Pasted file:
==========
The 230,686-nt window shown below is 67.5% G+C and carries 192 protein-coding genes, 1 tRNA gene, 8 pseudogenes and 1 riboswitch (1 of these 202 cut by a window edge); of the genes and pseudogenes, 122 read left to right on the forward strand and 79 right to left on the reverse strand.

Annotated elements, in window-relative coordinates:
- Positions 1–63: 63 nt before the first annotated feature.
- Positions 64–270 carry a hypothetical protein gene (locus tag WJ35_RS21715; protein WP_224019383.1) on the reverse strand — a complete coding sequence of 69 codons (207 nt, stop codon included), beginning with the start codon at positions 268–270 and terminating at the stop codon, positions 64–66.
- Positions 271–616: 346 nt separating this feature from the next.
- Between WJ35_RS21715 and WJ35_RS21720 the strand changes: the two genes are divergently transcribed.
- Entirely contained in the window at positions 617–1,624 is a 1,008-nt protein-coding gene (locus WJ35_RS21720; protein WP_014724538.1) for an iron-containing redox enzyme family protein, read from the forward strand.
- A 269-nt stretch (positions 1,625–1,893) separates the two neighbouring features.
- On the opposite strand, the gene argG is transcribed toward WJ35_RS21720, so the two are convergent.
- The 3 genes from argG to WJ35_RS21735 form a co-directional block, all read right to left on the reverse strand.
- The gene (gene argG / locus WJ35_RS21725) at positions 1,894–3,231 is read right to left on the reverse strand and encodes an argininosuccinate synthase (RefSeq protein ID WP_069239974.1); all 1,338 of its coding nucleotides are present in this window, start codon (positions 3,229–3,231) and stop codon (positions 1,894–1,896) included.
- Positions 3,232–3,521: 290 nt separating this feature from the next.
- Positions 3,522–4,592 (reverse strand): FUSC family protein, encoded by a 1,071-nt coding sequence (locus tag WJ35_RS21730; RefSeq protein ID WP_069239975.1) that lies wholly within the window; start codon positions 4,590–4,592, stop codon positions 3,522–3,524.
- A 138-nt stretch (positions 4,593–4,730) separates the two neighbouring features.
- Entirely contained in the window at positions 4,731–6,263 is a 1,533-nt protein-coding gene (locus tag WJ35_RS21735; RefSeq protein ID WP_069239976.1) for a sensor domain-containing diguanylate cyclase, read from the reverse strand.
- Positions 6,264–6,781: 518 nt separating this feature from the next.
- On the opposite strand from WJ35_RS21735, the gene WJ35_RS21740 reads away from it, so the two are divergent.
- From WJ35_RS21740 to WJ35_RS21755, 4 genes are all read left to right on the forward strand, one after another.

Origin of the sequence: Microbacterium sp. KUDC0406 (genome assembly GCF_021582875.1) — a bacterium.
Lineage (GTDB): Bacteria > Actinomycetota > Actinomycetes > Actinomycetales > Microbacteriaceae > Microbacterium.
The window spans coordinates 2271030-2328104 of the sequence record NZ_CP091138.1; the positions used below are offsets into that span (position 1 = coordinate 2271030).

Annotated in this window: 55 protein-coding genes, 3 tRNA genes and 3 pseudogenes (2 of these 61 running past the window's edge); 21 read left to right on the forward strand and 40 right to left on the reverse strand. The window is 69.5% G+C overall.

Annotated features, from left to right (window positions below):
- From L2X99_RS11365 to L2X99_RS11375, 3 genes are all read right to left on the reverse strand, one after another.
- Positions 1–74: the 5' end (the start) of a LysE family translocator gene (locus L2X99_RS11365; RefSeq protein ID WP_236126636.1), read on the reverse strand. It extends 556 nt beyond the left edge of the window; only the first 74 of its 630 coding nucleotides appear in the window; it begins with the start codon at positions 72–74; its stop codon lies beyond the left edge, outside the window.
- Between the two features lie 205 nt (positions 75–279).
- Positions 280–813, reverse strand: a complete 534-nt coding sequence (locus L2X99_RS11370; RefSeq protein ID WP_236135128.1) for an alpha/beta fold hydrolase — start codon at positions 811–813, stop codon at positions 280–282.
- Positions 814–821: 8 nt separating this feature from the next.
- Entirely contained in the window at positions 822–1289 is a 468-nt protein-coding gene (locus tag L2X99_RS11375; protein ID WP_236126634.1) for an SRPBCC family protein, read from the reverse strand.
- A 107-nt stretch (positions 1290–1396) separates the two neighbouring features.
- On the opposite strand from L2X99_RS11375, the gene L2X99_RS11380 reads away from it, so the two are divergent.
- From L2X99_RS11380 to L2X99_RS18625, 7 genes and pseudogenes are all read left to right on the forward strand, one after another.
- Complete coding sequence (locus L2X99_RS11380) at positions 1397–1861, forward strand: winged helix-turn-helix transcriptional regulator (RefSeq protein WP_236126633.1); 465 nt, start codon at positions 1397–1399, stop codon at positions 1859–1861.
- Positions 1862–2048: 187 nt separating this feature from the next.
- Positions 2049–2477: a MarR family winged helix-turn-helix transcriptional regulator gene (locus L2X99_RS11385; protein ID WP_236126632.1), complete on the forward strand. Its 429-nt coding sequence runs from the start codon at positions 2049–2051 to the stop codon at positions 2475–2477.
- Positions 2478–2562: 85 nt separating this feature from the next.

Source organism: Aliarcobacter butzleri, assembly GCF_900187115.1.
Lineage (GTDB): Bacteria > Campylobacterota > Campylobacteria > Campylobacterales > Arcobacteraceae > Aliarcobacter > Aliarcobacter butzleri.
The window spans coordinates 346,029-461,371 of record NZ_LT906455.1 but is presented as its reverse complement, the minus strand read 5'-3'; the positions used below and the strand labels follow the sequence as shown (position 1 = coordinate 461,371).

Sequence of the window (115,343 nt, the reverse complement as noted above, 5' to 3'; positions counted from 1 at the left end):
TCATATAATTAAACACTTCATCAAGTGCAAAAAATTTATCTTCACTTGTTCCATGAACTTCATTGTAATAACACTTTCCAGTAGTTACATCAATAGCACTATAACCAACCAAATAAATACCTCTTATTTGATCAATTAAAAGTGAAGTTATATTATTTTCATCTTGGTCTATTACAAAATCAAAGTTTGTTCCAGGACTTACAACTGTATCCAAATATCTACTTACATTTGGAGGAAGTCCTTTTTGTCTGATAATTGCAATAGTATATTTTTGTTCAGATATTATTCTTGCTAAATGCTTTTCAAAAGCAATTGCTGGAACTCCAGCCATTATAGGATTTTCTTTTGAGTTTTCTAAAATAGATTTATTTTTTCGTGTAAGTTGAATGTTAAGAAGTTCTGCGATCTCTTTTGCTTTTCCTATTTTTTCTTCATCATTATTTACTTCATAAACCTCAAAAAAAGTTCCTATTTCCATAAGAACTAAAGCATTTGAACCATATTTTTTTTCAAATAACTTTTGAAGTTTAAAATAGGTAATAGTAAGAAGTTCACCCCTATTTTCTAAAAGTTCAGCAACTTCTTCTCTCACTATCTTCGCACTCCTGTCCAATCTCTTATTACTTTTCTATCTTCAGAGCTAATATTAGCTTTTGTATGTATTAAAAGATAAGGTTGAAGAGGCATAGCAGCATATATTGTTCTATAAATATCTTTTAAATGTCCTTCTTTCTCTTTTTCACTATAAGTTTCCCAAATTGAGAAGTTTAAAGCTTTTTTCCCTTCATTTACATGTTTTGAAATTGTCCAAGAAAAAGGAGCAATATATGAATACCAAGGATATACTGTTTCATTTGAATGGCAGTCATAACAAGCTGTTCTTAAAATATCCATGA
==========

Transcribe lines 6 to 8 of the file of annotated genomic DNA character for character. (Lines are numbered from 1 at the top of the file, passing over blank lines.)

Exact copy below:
- Between WJ35_RS21715 and WJ35_RS21720 the strand changes: the two genes are divergently transcribed.
- Entirely contained in the window at positions 617–1,624 is a 1,008-nt protein-coding gene (locus WJ35_RS21720; protein WP_014724538.1) for an iron-containing redox enzyme family protein, read from the forward strand.
- A 269-nt stretch (positions 1,625–1,893) separates the two neighbouring features.